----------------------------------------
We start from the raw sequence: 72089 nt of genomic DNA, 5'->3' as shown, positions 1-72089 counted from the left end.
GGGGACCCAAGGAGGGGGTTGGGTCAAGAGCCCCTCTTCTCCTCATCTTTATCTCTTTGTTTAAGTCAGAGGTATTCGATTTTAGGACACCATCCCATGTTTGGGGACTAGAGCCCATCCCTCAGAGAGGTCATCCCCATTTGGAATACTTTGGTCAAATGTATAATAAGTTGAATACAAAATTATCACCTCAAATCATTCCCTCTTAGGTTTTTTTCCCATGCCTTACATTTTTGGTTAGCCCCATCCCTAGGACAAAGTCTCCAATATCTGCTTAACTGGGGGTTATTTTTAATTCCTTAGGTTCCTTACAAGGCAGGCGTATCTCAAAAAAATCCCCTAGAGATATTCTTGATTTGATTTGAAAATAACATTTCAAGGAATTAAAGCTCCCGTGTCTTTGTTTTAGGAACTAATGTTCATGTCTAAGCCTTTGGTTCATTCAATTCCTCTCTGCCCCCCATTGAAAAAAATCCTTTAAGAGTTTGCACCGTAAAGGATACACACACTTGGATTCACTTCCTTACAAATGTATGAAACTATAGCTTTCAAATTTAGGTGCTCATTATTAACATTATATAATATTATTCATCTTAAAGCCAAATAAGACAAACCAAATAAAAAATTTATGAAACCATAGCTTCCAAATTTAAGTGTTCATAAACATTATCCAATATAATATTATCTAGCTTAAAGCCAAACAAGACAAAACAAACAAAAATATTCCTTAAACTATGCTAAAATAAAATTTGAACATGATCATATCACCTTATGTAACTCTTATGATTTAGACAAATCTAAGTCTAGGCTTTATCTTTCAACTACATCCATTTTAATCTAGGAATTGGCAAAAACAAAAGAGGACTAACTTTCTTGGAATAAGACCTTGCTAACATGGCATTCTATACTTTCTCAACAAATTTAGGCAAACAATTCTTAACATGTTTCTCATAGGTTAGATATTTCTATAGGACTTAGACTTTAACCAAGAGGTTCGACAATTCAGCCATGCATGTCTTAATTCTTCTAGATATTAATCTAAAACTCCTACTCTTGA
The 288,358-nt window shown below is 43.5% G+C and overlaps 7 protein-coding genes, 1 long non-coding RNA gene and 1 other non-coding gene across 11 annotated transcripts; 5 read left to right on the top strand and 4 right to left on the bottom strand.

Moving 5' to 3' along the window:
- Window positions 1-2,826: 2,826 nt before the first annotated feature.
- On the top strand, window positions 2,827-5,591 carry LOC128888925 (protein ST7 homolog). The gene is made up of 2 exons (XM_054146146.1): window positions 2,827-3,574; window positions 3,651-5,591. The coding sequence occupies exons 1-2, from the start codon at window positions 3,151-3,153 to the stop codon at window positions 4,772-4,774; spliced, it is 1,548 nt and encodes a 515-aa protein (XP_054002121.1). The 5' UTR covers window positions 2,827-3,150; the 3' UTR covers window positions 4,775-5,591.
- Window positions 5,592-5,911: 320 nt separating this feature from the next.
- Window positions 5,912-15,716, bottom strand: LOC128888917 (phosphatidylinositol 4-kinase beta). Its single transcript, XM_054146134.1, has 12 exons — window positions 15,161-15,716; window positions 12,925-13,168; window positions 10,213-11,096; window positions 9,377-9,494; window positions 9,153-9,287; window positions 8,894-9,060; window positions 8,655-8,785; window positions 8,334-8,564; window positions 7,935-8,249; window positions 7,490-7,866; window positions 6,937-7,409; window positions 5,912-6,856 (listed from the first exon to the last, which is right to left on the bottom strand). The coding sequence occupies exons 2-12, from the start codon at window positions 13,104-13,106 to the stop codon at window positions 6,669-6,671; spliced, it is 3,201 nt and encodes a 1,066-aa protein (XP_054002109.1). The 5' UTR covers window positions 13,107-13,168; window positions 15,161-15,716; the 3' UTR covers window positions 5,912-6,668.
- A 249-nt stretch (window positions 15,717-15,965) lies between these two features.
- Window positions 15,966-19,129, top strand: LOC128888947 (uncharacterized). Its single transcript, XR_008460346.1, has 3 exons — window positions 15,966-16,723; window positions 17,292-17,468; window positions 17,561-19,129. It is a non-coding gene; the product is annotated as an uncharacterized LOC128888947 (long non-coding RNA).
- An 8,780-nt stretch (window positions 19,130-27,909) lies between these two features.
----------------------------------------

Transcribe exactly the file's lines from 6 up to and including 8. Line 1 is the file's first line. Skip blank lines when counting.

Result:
- On the top strand, window positions 2,827-5,591 carry LOC128888925 (protein ST7 homolog). The gene is made up of 2 exons (XM_054146146.1): window positions 2,827-3,574; window positions 3,651-5,591. The coding sequence occupies exons 1-2, from the start codon at window positions 3,151-3,153 to the stop codon at window positions 4,772-4,774; spliced, it is 1,548 nt and encodes a 515-aa protein (XP_054002121.1). The 5' UTR covers window positions 2,827-3,150; the 3' UTR covers window positions 4,775-5,591.
- Window positions 5,592-5,911: 320 nt separating this feature from the next.
- Window positions 5,912-15,716, bottom strand: LOC128888917 (phosphatidylinositol 4-kinase beta). Its single transcript, XM_054146134.1, has 12 exons — window positions 15,161-15,716; window positions 12,925-13,168; window positions 10,213-11,096; window positions 9,377-9,494; window positions 9,153-9,287; window positions 8,894-9,060; window positions 8,655-8,785; window positions 8,334-8,564; window positions 7,935-8,249; window positions 7,490-7,866; window positions 6,937-7,409; window positions 5,912-6,856 (listed from the first exon to the last, which is right to left on the bottom strand). The coding sequence occupies exons 2-12, from the start codon at window positions 13,104-13,106 to the stop codon at window positions 6,669-6,671; spliced, it is 3,201 nt and encodes a 1,066-aa protein (XP_054002109.1). The 5' UTR covers window positions 13,107-13,168; window positions 15,161-15,716; the 3' UTR covers window positions 5,912-6,668.